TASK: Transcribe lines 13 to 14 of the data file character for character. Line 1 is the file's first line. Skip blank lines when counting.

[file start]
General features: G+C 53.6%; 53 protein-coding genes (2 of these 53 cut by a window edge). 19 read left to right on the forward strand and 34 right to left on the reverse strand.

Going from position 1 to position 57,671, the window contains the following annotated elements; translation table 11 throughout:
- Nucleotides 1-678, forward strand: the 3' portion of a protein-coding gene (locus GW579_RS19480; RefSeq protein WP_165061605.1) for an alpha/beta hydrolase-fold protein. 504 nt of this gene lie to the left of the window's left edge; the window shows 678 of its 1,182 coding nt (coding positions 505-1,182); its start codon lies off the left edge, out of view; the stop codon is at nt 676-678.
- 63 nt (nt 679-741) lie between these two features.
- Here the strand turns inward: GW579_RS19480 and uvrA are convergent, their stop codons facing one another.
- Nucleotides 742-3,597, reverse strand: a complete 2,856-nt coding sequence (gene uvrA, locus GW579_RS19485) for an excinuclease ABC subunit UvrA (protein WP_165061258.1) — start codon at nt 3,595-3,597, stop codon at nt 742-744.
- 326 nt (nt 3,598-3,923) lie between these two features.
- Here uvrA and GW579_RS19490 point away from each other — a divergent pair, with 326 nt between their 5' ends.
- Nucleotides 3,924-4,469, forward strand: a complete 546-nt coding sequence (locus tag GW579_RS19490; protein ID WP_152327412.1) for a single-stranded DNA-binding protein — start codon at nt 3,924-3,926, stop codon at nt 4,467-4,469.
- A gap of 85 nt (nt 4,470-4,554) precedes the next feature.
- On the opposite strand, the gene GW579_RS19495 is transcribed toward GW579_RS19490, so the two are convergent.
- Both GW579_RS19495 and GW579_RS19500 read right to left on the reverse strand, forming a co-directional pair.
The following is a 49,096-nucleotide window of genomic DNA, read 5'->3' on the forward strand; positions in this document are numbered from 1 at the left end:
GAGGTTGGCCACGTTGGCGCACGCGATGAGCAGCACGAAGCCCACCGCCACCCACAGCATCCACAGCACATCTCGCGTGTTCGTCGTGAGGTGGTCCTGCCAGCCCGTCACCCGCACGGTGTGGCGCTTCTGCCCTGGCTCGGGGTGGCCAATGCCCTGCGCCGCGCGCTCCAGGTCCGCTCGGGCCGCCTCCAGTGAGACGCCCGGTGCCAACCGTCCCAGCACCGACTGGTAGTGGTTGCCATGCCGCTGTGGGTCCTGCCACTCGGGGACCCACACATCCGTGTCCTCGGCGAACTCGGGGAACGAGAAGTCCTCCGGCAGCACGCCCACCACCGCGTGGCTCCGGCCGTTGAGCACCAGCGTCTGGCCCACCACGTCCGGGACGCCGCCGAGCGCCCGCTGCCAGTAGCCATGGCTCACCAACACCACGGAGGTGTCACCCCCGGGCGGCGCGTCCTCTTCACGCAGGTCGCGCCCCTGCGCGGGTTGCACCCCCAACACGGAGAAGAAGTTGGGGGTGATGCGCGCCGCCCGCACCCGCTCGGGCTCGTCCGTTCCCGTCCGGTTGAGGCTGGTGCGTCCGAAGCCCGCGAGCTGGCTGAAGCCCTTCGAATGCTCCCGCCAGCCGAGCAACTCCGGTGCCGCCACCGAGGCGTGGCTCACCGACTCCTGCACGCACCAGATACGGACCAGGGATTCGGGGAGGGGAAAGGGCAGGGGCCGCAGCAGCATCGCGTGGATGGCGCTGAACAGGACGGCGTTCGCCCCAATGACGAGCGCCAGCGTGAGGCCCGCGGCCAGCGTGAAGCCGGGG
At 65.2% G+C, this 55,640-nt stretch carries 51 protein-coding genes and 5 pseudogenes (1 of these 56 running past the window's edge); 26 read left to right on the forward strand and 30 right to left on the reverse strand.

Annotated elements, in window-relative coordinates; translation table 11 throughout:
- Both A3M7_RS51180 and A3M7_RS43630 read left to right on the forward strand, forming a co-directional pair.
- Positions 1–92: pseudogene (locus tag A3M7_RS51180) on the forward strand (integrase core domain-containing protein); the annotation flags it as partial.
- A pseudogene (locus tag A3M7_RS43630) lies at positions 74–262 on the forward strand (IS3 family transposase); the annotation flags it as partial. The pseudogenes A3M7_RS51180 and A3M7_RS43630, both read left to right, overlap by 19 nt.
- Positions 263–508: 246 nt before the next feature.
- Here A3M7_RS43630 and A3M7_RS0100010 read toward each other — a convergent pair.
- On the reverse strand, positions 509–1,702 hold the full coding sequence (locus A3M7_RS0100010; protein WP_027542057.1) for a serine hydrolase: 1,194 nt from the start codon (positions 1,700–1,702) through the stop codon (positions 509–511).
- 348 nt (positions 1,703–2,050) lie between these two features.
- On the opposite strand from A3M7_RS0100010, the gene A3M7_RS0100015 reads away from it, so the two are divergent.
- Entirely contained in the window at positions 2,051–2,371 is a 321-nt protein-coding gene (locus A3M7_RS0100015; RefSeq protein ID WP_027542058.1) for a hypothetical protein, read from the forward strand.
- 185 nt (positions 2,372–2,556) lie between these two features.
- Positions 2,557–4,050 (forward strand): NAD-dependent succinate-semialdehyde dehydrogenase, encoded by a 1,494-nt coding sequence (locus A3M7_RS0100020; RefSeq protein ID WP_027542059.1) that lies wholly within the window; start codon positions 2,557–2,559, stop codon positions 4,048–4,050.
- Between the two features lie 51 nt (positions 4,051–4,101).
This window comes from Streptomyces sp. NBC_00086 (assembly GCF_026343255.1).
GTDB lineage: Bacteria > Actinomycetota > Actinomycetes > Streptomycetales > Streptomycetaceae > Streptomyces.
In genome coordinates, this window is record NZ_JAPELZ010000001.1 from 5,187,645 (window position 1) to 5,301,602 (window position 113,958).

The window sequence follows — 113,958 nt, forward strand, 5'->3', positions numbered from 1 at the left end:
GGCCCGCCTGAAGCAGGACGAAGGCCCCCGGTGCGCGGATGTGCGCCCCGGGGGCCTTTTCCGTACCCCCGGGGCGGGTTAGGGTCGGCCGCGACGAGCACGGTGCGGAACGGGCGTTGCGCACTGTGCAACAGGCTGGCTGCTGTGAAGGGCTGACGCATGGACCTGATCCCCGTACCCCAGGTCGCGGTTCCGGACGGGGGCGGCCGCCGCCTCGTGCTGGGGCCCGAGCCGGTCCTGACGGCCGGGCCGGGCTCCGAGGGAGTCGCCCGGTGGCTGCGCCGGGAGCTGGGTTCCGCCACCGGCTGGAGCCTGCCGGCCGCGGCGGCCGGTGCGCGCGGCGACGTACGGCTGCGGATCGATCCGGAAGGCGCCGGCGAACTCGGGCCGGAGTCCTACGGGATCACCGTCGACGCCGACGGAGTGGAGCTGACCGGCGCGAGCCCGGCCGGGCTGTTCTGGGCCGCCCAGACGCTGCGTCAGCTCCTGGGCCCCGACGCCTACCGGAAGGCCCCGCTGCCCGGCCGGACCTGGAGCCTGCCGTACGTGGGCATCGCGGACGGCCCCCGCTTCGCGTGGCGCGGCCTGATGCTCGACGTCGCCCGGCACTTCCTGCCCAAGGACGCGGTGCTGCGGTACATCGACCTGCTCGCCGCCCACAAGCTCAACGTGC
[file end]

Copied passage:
The following is a 49,096-nucleotide window of genomic DNA, read 5'->3' on the forward strand; positions in this document are numbered from 1 at the left end:
GAGGTTGGCCACGTTGGCGCACGCGATGAGCAGCACGAAGCCCACCGCCACCCACAGCATCCACAGCACATCTCGCGTGTTCGTCGTGAGGTGGTCCTGCCAGCCCGTCACCCGCACGGTGTGGCGCTTCTGCCCTGGCTCGGGGTGGCCAATGCCCTGCGCCGCGCGCTCCAGGTCCGCTCGGGCCGCCTCCAGTGAGACGCCCGGTGCCAACCGTCCCAGCACCGACTGGTAGTGGTTGCCATGCCGCTGTGGGTCCTGCCACTCGGGGACCCACACATCCGTGTCCTCGGCGAACTCGGGGAACGAGAAGTCCTCCGGCAGCACGCCCACCACCGCGTGGCTCCGGCCGTTGAGCACCAGCGTCTGGCCCACCACGTCCGGGACGCCGCCGAGCGCCCGCTGCCAGTAGCCATGGCTCACCAACACCACGGAGGTGTCACCCCCGGGCGGCGCGTCCTCTTCACGCAGGTCGCGCCCCTGCGCGGGTTGCACCCCCAACACGGAGAAGAAGTTGGGGGTGATGCGCGCCGCCCGCACCCGCTCGGGCTCGTCCGTTCCCGTCCGGTTGAGGCTGGTGCGTCCGAAGCCCGCGAGCTGGCTGAAGCCCTTCGAATGCTCCCGCCAGCCGAGCAACTCCGGTGCCGCCACCGAGGCGTGGCTCACCGACTCCTGCACGCACCAGATACGGACCAGGGATTCGGGGAGGGGAAAGGGCAGGGGCCGCAGCAGCATCGCGTGGATGGCGCTGAACAGGACGGCGTTCGCCCCAATGACGAGCGCCAGCGTGAGGCCCGCGGCCAGCGTGAAGCCGGGG